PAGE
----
The Ear – Human Anatomy and Physiology B. Pharma 1st Semester

The Ear


At the end of this lecture, student will be able to

• Describe the anatomy of ear

• Identify the receptor organs for equilibrium

• Describe the function of receptor organs for equilibrium

• Describe the auditory pathway

• Explain the major events in the physiology of hearing


• Auditory Pathway

• Physiology of hearing

The Ear

• Organ of hearing

• Supplied by the 8th cranial nerve, stimulated by
vibrations caused by sound waves

• Entire structure encased within the petrous portion of
temporal lobe, except pinna

Anatomy of
the ear

Ear is divided into three main regions

1. External (Outer)

      – Auricle

      – Eardrum

      – External
auditory canal

2. Middle Ear

      – Auditory

      – Auditory
(eustachian) tube

3. Internal (inner)

      – Cochlea

      – Vestibular

                                – Semicircular


                                – Saccule

(Outer) Ear

Auricle (Pinna)

• Flap of elastic cartilage

• Rim of the auricle is the helix

• The inferior portion is the lobule

• Ligaments and muscles attach the auricle to the head

External auditory canal

• A curved tube, 2.5 cm long

• Lies in the temporal bone and leads to the eardrum

Eardrum/ Tympanic membrane

• A thin, semitransparent partition between the external auditory
canal and middle ear

• Covered by epidermis; lined by simple cuboidal epithelium

• Tearing of the tympanic membrane – perforated eardrum

Ceruminous glands –
specialized sweat glands in the external auditory canal; secrete wax called

• Hairs + cerumen  à  prevent entry of dust and foreign objects

• Prevents damage

Middle Ear

• Small, air-filled cavity in the petrous portion of the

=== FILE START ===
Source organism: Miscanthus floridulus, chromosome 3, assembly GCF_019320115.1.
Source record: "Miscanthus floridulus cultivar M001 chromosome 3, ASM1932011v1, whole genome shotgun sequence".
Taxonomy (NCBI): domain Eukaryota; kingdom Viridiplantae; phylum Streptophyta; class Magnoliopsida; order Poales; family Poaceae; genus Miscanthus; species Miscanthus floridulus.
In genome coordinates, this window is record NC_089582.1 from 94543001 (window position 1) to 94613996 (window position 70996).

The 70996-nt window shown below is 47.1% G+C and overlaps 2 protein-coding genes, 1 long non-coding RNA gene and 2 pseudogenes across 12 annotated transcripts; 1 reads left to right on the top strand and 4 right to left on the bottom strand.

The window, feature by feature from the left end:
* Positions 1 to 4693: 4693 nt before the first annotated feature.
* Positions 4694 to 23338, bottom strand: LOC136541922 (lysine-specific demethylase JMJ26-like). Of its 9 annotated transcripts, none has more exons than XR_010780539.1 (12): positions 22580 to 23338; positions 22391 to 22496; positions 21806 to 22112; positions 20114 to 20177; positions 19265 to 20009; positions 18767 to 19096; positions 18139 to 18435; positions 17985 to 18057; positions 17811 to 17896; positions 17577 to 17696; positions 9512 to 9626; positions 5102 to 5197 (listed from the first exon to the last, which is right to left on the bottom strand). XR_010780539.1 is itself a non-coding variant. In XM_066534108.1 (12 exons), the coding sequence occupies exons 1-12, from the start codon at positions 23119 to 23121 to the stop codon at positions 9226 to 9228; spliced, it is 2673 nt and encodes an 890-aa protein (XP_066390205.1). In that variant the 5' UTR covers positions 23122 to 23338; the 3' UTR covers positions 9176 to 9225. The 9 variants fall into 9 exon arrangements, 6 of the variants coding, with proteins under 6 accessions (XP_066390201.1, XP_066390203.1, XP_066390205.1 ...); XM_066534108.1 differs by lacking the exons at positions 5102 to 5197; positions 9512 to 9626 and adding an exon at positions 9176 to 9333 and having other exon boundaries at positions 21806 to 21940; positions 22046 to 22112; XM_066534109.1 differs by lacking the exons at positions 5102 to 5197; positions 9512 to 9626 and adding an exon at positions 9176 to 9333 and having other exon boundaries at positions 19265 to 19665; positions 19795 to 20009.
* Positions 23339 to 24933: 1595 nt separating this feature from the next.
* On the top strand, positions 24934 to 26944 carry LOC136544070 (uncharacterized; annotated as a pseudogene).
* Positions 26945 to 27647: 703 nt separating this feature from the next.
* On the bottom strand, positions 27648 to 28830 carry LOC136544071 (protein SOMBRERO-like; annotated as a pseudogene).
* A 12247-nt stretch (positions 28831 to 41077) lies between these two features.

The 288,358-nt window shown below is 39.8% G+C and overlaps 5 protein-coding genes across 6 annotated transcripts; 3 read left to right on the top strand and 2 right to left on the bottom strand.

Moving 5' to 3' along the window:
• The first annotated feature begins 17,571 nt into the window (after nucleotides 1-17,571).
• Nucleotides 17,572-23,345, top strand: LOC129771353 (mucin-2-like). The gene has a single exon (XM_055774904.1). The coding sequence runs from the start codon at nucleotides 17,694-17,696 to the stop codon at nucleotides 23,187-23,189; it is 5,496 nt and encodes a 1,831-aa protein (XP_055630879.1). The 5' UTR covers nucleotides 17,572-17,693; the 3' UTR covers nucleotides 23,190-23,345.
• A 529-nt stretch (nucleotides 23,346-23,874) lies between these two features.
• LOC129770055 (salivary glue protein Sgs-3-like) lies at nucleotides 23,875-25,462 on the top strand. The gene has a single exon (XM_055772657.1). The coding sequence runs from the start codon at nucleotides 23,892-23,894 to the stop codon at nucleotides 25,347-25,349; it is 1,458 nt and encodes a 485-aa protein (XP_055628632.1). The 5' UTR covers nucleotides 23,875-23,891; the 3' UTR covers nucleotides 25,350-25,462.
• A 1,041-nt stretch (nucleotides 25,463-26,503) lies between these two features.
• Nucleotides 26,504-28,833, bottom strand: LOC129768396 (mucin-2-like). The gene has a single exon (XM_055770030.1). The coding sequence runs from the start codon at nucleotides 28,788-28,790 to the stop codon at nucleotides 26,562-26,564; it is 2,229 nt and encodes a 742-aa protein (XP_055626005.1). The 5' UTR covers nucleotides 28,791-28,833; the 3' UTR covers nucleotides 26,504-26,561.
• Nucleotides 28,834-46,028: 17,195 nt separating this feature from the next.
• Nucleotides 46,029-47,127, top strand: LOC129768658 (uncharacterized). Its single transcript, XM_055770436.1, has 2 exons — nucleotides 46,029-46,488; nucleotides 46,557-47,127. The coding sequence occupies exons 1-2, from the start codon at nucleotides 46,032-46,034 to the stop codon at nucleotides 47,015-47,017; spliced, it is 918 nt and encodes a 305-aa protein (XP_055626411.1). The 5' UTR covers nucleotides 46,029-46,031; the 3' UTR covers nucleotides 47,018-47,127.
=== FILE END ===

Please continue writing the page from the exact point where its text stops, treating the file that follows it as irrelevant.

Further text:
temporal bone, lined by epithelium

• Separated from the external ear by the tympanic membrane

• From the internal ear by a thin bony partition

• Contains two small
membrane-covered openings:   

– The oval window

– The round window

Auditory ossicles

• Three smallest bones in the body

• Extending across the middle ear and attached to it by

• Connected by synovial joints

The bones, named for their shapes

• The malleus (Hammer)

• Incus (Anvil)

• Stapes (Stirrup)

• Incus, the middle bone in the series, articulates with the
head of the stapes

• Base or footplate of the stapes fits into the oval window

• Round window

– Opening below the oval window

– Enclosed by a membrane, the secondary tympanic membrane

Two tiny skeletal muscles attach to the ossicles

tympani muscle


• Supplied by the trigeminal (V) nerve

• Supplied by the facial (VII) nerve

• Limits movement

• Smallest skeletal muscle in the human body

• Increases tension on the eardrum

• Protects the oval window

• Prevent damage to the inner ear from loud noises

• decreases sensitivity of hearing

The Auditory ossicles

Auditory (eustachian)

• Opening in the anterior wall of the middle ear

• Consists of both bone and elastic cartilage

• Connects the middle ear with the nasopharynx

• Normally closed at its medial (pharyngeal) end

• During swallowing and yawning, it opens

• Allows air to enter or leave the middle ear until the
pressure in the middle ear equals the atmospheric pressure

(inner) ear

• Also called the labyrinth

• Because of its complicated series of canals

Consists of two main divisions:

• An outer bony labyrinth encloses an inner membranous

Bony labryinth –
A series of cavities in the petrous portion of the temporal bone

Divided into three areas:

(1) The semicircular canals, contain receptors for

(2) The vestibule, contain receptors for equilibrium